How I Found My Primal Dreamy Rocky Feelings

Not too long ago I was sitting in the living room of a friend’s house, watching her snuggle her two year old son.  “I love you SO much,” she said over and over again.  Later that evening, she looked at me and with a dreamy quality to her voice she asked me, “Did you know it could be like this?  Did you know you could love someone SO much?!”

I was surprised by my answer, “Yeah…  I mean, I guess I did….”  I was surprised by the lack of feelings in my voice.  My thought process was logical.  Cold.  I loved people very deeply before I was a mother.  I loved my parents.  My husband.  I *did* expect to love my children as I do….

Cold logic though?  When it came to thinking of how I felt about my babies? 

I came home and I wondered and I stewed and I obsessed for days.  Was it possible that I didn’t love my kids like other Mom’s did?  Had my bout with Postpartum Depression permanently damaged the relationship I had with my kids?  Could I never get that bond back?  Was I just unfeeling?  Callous?  Was I missing something basic to my nature as a woman and as a mother?  I thought over a billion scenarios and knew that I too had the mama bear instinct.  But where was this primal rocking, this dreamy voice quality?  Why was I not in the same sort of maternal bliss that my friend was in? 

What was I doing wrong? 

 

Tonight, at bedtime C was chatty and stalling.  She looked at me and said, “Mama…  When I get bigger…  Who will I marry?” 

“Who do you think you’ll marry?”

“Maybe Daddy…. ” 

Long deep breaths, another turn.  More stalling.  “Mama…  When I’m bigger….  I wanna be a doctor.”

Instant heart-rush.  Agonizing ache.  “Mama, when I’m bigger…  when I’m married…  when I’m a grown-up?”  Where was this coming from?  Where had my baby gone?  When had she shifted into this big-girl stage of development?  When did she start thinking her own thoughts and stopped parroting what I told her about the world?  Where was the pudgy-armed two year old that I drug back to bed 57 times in one night only to have her stay up screaming for another hour reducing me to a nub of exhaustion?  Where did this wide-eyed thoughtful little girl come from…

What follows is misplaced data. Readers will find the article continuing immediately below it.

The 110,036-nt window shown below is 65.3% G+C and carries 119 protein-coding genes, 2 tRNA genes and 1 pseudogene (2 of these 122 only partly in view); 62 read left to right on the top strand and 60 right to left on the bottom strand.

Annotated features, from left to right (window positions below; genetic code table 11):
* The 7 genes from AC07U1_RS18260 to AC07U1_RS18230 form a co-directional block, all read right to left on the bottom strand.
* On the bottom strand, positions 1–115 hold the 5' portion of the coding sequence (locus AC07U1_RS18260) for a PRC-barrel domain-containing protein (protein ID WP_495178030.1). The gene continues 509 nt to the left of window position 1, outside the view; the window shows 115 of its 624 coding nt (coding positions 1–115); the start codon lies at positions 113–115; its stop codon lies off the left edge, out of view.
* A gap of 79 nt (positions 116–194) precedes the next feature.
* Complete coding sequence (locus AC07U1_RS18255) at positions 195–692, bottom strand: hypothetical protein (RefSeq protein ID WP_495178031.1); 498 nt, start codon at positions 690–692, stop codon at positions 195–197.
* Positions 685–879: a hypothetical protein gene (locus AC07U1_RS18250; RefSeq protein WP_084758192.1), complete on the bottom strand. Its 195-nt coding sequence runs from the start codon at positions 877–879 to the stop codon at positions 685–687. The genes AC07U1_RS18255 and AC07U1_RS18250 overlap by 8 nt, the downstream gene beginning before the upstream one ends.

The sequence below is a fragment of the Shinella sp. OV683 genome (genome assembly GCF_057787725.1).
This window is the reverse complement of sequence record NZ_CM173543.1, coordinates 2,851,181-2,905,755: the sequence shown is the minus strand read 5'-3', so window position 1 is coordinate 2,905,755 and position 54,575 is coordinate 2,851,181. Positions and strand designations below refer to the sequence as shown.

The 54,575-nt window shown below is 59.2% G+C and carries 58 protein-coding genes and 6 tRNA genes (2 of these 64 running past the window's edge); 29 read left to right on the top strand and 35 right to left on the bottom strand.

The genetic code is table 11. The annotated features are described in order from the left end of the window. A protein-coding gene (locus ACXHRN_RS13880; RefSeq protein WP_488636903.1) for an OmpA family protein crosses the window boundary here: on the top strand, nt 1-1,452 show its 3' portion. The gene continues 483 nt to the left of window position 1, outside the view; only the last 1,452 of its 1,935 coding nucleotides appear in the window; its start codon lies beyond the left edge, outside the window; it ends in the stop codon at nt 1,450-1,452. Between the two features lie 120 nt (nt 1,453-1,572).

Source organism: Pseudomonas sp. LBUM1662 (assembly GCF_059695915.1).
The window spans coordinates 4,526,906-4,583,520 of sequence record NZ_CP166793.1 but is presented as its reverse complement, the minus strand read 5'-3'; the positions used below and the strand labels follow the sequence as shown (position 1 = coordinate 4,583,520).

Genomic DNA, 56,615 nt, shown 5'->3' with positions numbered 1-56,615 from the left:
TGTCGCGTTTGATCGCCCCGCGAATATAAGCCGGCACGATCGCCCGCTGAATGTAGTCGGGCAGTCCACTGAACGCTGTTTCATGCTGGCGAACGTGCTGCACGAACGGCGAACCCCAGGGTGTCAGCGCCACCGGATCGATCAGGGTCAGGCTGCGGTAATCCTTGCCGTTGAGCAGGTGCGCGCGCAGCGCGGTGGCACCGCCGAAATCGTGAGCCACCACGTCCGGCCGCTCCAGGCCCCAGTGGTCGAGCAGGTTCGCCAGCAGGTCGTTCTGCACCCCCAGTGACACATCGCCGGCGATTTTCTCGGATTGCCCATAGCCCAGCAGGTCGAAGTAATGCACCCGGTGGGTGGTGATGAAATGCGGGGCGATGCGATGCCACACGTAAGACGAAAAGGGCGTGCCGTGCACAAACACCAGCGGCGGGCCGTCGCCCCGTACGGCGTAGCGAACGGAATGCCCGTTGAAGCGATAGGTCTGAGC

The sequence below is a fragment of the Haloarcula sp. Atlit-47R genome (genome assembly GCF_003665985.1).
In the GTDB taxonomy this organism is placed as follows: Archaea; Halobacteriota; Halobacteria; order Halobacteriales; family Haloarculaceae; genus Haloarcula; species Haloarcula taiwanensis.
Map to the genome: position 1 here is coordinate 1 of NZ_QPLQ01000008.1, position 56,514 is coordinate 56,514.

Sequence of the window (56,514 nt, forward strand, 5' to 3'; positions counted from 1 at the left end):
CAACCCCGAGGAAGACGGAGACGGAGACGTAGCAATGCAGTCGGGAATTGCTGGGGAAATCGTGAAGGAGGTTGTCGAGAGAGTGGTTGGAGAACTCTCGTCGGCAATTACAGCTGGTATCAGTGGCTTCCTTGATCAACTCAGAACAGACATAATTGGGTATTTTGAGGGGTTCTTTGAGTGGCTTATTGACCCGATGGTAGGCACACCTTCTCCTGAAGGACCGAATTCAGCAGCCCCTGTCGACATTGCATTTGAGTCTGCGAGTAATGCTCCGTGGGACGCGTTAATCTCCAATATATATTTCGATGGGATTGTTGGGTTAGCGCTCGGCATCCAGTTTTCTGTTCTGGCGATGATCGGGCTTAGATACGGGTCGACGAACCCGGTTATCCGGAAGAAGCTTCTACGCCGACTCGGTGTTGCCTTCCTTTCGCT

And then after that one started snoring, the other one:  Not quite two, but very language proficient trying her best to sing along to her lullabies, “Flowers in the sunshine, Boats upon the lake…  Sleep my little baby, I’ll see you when you wake.”  Or in her version:  “Flowwwwrsshine….  BOOOO…  see you wake…” in the dreamiest little girl voice.    She insists that I sit with her until she’s so rock asleep that she doesn’t know I’m sneaking away.  Any little movement away from her elicits the tiniest, but completely unignorable, “Mama.”  I freeze in my steps and resume shushing.

I’m leaving these girls for four and a half days the day after tomorrow.  When I made the arrangements and bought the plane tickets all I could think of was freedom.  My turn.  I’ve sat through how many phone calls with my husband in port or on detachment?  He calls from Greece, or Spain, or even Dubai.  His time on the boat is far from glamorous, but his time off most certainly IS, at least sometimes.   He would tell me of the amazing things he saw–cathedrals, and mountains, and historical relics, or even just…  you know…  really cool restaurants that don’t feature high chairs and oyster crackers to keep screaming at bay…  He would tell me about these places and I would murmur back excitedly with all the convincingness I could muster and look around at my surroundings.  Here I was, up to my ankles in diapers…  while he was, kid-free seeing the wonders of the world.  But then…  this was my lot.